It was seen as a direct challenge to U.S. leadership in advanced technology. James Lewis, a specialist in China and technology at the Center for Strategic and International Studies, says China recognizes that technological superiority helps give the United States an edge in national security and wants in on it.

At the Vdara Hotel and Spa in Las Vegas, robots are at the front line of room service. "Jett" and "Fetch" are delivery robots, designed to look like dogs, each about three feet high.

They can bring items from the hotel's cafe right to your room. Among their many capabilities, they can travel alone across the lobby, remotely call for an elevator, and even alert guests when they arrive at their hotel room through an automated phone message.

Justice Brett Kavanaugh became the newest associate justice of the Supreme Court when he was sworn in Saturday evening.

On Tuesday morning, he will sit to the left of Justice Elena Kagan, in the most junior spot on the high court's bench, and will hear arguments in three criminal cases before the court.

Here's a quick look at some key information about Kavanaugh as he begins his lifetime appointment to the court.

Many of the images we see of refugees, migrants and immigrants portray them as burdens on society or victims of oppression.

A new photo show, Another Way Home, offers a different narrative.

Social conservatives may have lost their fight against same-sex marriage in the United States. But in Eastern Europe, they appear to be winning.

Romania is one of several Eastern European nations that already ban both same-sex marriage and same-sex unions in civil law. Now it's trying to ban it in the constitution. The government is spending millions holding a two-day referendum this weekend so voters can approve the change.

Ever heard of these food additives? Synthetically-derived benzophenone, ethyl acrylate, methyl eugenol, myrcene, pulegone, or pyridine?

These compounds can help mimic natural flavors and are used to infuse foods with mint, cinnamon and other flavors.

You've likely never seen them on food labels because food manufacturers are permitted to label them simply as "artificial flavors."

Secretary of State Mike Pompeo's trip to Asia has begun. Pompeo will be in Tokyo Saturday and Sunday and has already met with Japanese Prime Minister Shinzo Abe there.

On Sunday, Pompeo is scheduled to travel to Pyongyang for a meeting with North Korean leader Kim Jong Un. He will then travel to Seoul for a meeting with South Korean President Moon Jae-in. Pompeo will finish his trip in Beijing, and it is still unclear which Chinese counterparts he will meet with there.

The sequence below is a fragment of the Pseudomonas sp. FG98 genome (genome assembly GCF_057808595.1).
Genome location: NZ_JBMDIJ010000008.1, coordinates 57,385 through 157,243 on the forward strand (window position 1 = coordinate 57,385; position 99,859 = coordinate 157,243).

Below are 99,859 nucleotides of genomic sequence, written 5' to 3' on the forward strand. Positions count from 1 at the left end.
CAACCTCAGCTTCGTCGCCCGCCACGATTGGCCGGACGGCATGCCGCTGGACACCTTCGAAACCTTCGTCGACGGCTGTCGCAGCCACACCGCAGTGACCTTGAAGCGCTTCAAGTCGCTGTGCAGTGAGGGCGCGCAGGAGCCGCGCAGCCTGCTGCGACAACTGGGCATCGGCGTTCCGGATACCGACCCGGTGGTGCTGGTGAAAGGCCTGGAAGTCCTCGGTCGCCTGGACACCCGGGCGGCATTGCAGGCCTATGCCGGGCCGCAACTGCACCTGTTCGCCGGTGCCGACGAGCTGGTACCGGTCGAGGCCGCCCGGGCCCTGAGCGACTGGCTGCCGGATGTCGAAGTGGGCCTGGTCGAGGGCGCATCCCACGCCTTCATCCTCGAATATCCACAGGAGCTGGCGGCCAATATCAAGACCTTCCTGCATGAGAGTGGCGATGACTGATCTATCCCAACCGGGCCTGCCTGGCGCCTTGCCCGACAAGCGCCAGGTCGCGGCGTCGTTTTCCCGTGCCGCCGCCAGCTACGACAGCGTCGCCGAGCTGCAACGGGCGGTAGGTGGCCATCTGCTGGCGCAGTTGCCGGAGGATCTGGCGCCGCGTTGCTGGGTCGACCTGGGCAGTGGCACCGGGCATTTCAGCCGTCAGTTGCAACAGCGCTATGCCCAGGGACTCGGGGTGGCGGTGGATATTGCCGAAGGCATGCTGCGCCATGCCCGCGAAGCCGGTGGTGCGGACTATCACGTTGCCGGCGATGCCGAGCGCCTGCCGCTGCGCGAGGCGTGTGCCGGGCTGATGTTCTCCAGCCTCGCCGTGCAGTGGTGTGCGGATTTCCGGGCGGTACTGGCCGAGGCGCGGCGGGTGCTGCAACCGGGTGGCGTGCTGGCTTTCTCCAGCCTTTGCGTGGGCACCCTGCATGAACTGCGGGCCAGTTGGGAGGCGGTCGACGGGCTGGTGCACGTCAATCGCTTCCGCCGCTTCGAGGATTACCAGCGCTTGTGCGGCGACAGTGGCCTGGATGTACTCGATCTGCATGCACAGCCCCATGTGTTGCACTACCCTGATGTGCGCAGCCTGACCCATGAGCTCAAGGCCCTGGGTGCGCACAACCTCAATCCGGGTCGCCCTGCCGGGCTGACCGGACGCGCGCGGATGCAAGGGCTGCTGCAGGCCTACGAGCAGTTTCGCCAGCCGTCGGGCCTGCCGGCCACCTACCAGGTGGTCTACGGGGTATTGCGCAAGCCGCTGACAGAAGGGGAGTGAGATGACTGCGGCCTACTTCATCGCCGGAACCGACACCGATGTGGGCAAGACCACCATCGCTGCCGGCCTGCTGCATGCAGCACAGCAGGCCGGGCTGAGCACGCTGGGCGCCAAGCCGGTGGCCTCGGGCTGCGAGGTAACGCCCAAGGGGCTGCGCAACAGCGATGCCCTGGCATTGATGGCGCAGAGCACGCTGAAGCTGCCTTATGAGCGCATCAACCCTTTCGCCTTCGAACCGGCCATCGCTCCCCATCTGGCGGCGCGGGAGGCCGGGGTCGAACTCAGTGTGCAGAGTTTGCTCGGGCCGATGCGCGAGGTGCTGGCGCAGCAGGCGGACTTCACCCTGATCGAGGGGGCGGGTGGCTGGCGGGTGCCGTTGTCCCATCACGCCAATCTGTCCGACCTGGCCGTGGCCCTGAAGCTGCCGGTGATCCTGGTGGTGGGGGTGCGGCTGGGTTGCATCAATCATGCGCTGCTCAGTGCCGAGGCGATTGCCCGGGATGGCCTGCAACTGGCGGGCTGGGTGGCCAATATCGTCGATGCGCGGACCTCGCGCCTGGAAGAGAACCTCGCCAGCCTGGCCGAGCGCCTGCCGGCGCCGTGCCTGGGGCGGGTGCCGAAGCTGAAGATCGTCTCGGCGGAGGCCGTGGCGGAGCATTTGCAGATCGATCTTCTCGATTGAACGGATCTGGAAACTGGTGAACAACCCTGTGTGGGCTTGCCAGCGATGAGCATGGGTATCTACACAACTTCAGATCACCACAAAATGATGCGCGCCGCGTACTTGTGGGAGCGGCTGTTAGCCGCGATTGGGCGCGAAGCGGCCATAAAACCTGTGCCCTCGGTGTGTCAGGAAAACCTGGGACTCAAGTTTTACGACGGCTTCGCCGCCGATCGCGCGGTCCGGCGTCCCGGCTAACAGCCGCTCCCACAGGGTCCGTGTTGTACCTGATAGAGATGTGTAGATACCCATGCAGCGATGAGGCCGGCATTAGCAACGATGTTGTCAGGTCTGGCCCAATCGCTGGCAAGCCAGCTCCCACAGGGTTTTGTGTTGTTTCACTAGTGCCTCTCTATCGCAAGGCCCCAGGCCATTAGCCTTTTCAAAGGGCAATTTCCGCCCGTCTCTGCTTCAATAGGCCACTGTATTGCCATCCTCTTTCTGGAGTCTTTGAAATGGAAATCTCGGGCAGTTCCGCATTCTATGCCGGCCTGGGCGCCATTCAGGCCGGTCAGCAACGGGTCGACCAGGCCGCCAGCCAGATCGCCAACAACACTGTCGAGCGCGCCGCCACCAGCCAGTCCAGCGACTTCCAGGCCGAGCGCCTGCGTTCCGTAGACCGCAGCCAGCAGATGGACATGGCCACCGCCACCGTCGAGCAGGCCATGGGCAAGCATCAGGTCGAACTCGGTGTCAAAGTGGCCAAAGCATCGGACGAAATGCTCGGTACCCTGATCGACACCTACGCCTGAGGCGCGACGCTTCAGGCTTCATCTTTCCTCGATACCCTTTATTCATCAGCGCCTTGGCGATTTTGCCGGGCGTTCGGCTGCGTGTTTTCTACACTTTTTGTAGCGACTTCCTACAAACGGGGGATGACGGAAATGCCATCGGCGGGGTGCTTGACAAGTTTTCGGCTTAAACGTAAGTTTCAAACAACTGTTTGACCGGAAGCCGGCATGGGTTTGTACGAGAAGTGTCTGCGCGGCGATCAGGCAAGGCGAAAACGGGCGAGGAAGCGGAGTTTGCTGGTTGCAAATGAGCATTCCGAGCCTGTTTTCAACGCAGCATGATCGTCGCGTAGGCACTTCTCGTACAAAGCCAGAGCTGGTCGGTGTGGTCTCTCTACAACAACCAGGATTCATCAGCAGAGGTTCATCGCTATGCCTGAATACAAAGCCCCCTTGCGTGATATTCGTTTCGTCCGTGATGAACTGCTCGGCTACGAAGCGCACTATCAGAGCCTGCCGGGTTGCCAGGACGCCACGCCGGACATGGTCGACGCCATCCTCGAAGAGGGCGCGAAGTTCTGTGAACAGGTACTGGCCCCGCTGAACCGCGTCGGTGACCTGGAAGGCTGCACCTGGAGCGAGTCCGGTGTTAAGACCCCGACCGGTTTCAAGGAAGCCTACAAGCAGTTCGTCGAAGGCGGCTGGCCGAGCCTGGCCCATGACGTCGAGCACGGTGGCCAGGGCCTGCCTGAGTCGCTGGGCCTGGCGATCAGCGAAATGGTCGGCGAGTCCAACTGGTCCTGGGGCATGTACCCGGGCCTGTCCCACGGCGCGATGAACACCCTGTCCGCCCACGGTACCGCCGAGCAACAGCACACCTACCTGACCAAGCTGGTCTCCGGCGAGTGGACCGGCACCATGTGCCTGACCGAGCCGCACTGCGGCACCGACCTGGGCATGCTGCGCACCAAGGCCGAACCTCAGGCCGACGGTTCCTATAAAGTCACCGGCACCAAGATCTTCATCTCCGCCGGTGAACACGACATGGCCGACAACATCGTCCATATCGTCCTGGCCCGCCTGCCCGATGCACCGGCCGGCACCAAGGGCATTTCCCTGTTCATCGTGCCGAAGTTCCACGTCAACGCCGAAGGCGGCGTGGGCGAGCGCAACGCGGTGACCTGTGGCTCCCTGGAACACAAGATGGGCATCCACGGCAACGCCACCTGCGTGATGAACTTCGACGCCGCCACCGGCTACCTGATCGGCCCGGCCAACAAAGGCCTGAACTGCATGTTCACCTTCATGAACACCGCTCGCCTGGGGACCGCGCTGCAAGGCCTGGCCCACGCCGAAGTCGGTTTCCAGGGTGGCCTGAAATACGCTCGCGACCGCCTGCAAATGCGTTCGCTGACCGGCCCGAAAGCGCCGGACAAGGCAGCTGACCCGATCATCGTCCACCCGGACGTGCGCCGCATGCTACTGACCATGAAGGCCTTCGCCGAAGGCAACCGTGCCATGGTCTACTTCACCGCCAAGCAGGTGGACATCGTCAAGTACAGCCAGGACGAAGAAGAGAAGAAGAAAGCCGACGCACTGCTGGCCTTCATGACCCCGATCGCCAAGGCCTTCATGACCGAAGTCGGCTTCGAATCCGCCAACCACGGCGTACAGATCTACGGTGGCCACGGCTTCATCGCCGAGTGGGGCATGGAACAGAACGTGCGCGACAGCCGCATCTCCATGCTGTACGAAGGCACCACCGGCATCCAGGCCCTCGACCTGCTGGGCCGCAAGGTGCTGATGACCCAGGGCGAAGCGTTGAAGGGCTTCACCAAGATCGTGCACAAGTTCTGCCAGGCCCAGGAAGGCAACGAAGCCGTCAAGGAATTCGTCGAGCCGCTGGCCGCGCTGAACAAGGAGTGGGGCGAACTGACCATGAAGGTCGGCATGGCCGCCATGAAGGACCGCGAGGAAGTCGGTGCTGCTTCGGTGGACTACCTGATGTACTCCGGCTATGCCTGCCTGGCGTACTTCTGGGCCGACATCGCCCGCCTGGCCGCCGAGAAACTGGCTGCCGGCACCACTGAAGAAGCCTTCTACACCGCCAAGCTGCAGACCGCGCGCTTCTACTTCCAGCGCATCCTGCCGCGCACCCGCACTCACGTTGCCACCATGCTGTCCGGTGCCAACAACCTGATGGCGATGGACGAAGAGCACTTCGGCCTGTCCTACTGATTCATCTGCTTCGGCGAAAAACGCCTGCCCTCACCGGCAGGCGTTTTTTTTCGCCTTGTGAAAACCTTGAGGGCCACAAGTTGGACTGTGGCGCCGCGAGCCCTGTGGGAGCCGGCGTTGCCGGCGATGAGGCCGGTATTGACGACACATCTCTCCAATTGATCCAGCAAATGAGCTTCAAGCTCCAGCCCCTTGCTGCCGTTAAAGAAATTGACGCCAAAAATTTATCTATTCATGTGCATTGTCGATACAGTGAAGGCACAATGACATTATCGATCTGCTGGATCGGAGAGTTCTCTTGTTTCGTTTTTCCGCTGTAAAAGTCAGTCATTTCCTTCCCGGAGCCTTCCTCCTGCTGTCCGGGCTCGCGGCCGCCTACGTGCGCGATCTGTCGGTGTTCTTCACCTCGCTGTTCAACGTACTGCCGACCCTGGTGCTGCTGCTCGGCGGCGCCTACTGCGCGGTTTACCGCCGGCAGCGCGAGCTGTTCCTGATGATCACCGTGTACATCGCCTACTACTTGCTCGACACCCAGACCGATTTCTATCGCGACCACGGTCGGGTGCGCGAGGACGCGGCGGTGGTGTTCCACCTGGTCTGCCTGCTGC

Flat track is the oldest form of motorcycle racing in the U.S., on dirt tracks, stretching back to the early 1900s. The sport, rooted in the country's heartland, is now showing signs of broader appeal, even in America's crowded sports landscape.

Chinese tourists account for more visitors to Thailand — and much of Southeast Asia — than from any other country.

The Thai village of Sob Ruak, at the heart of the Golden Triangle region where Thailand, Laos and Myanmar meet, is no exception. Tour buses routinely disgorge thousands of Chinese tourists to buy trinkets, snap selfies and tour the nearby Hall of Opium Museum. And it's not just tourists coming from China.

This week marks the one-year anniversary of the reporting, in The New York Times and The New Yorker, that led to the fall of movie producer Harvey Weinstein.

From that point on, the hashtag #MeToo was catapulted into a national movement. The #MeToo conversation now seems to be everywhere.

Oprah Winfrey at the Golden Globe Awards: "Take us to the time when nobody ever has to say 'me too' again."

This week in the Russia investigations: 21st century great power competition means the challenge of defending American democracy will get tougher, not easier.

The woods are dark and deep

Americans inside and outside of Washington, D.C., spent the last week transfixed by the drama over President Trump's nominee for the Supreme Court, but there also were ample reminders about how the rest of the world is not standing still.

Updated at 11:31 p.m. ET

A sharply divided Senate — reflecting a deeply divided nation — voted almost entirely along party lines Saturday afternoon to confirm Judge Brett Kavanaugh to the U.S. Supreme Court.

A little more than two hours later, Kavauangh was sworn in during a private ceremony as protesters stood on the court's steps.

You're reading NPR's weekly roundup of education news.

Report: Most schools now have high-speed internet access

40.7 million students have gained access to high-speed Internet over the last five years. That's according to EducationSuperHighway, a nonprofit dedicated to closing the digital divide in American classrooms. There are still 2.3 million students unconnected, according to the group's most recent annual report.

Special Counsel Robert Mueller has moved to seize former Trump campaign chairman Paul Manafort's condo in Trump Tower in New York.

According to a court filing from Friday, the seizure is expected take place on or after Oct. 20.

The prosecutors said the federal government would "take full and exclusive custody and control" as part of a broader forfeiture, and Manafort signed the document.

Family Of Hall Of Famer Junior Seau Settles With NFL

Oct 5, 2018

The family of NFL Hall of Fame linebacker Junior Seau has settled their wrongful death lawsuit against the NFL. Seau died from suicide at the age of 43; his death followed a long battle with chronic traumatic encephalopathy, or CTE, a degenerative brain disease linked to repeated hits to the head.

A German state official apologized Friday for an incident of mistaken identity that left a Syrian man imprisoned and then dead.

In July, the 26-year-old man was arrested for failing to pay a fine for theft. But police officers did not thoroughly check his identity, said Herbert Reul, interior minister of North Rhine-Westphalia state in western Germany, according to the Associated Press.